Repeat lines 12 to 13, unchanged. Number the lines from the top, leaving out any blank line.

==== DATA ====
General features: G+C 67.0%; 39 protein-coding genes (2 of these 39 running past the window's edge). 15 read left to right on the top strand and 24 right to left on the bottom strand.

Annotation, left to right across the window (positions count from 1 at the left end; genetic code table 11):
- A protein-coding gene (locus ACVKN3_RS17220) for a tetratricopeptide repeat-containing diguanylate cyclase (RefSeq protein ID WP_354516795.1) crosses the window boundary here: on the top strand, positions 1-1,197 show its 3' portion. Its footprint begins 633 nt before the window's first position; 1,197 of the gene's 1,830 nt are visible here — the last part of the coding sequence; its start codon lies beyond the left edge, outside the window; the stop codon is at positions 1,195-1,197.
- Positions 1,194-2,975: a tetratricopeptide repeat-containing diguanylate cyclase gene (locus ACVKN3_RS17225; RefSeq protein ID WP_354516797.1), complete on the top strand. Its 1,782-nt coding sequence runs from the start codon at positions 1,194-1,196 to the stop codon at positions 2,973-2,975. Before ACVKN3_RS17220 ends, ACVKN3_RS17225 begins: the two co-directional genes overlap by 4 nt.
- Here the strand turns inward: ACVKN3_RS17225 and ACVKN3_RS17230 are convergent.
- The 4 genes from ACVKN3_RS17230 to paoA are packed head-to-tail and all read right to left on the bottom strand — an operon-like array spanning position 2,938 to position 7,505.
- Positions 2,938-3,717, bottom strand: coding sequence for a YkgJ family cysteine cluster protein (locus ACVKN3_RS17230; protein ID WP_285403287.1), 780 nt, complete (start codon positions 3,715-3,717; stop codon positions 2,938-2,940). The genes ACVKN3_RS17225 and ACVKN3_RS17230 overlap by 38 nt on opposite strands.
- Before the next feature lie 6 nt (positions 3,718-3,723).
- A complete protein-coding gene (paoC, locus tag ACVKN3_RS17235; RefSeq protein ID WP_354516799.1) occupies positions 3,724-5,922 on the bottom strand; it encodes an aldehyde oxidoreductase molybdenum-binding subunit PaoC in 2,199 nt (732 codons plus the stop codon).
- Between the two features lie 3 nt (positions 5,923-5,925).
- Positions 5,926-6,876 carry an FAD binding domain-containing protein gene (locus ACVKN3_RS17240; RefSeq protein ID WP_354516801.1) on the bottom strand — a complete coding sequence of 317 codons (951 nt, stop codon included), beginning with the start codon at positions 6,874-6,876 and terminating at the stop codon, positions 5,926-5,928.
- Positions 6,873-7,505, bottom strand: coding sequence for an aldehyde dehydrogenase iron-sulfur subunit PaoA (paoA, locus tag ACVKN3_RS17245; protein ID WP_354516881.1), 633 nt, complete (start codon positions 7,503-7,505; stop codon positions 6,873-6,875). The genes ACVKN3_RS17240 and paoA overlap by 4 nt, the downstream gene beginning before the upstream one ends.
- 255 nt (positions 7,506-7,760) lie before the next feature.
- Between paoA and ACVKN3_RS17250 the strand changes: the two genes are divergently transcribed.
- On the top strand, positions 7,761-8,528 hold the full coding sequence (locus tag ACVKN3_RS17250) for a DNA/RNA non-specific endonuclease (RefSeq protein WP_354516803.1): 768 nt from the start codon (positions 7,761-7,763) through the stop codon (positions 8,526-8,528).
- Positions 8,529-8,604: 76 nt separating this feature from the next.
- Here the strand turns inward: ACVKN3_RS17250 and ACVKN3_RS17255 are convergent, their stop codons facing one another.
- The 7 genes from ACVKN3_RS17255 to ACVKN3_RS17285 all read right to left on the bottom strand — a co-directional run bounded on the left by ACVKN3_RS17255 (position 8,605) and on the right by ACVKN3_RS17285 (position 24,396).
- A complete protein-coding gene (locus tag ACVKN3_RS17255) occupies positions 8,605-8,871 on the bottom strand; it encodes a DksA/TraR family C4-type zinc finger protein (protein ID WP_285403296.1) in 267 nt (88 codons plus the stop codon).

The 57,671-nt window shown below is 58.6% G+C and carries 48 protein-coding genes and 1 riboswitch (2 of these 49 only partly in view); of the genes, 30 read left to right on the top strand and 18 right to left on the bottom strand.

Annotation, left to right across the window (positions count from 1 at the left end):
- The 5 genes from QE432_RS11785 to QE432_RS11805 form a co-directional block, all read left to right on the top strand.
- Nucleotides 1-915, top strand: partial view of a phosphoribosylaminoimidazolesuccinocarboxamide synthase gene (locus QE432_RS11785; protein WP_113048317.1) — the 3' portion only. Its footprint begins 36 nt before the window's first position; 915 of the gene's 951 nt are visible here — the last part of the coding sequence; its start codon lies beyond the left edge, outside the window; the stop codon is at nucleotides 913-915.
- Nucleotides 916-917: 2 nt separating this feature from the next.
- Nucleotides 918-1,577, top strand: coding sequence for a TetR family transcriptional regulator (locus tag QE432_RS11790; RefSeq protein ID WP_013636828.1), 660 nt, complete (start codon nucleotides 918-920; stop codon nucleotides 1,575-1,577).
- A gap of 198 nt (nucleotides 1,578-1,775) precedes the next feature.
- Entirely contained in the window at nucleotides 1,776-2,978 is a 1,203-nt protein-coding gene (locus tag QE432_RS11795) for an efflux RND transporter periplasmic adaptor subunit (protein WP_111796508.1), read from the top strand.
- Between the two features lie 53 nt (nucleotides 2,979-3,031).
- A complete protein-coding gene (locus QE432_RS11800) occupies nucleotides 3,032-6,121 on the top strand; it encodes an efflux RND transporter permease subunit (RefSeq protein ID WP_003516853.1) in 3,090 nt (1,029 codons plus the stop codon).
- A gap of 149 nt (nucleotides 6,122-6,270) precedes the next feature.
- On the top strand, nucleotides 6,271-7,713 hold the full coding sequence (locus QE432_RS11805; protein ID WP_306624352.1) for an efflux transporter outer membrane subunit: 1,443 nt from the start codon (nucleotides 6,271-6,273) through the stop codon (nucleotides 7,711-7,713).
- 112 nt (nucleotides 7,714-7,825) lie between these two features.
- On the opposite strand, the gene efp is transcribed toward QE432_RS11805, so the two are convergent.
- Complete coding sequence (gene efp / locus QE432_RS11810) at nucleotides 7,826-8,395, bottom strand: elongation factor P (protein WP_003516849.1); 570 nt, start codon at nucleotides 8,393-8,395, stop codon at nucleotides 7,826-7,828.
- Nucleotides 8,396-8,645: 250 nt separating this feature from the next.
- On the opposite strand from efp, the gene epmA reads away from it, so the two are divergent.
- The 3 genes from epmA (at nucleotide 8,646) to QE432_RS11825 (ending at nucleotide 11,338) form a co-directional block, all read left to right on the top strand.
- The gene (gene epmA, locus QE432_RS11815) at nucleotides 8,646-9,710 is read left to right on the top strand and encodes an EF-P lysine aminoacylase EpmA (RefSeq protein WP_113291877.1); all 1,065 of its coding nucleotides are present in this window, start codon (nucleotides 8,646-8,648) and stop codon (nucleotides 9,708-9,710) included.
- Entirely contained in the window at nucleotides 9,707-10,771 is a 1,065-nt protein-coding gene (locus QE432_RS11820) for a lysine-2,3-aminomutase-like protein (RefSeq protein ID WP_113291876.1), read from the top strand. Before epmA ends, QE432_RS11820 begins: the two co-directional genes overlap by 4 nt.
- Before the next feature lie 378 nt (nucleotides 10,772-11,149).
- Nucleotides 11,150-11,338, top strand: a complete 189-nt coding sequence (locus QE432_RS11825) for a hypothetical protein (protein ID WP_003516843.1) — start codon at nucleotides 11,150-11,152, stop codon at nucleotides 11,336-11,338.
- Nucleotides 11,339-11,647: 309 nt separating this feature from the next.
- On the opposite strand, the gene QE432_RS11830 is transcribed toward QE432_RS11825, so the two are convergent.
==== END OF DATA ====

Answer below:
- Positions 6,873-7,505, bottom strand: coding sequence for an aldehyde dehydrogenase iron-sulfur subunit PaoA (paoA, locus tag ACVKN3_RS17245; protein ID WP_354516881.1), 633 nt, complete (start codon positions 7,503-7,505; stop codon positions 6,873-6,875). The genes ACVKN3_RS17240 and paoA overlap by 4 nt, the downstream gene beginning before the upstream one ends.
- 255 nt (positions 7,506-7,760) lie before the next feature.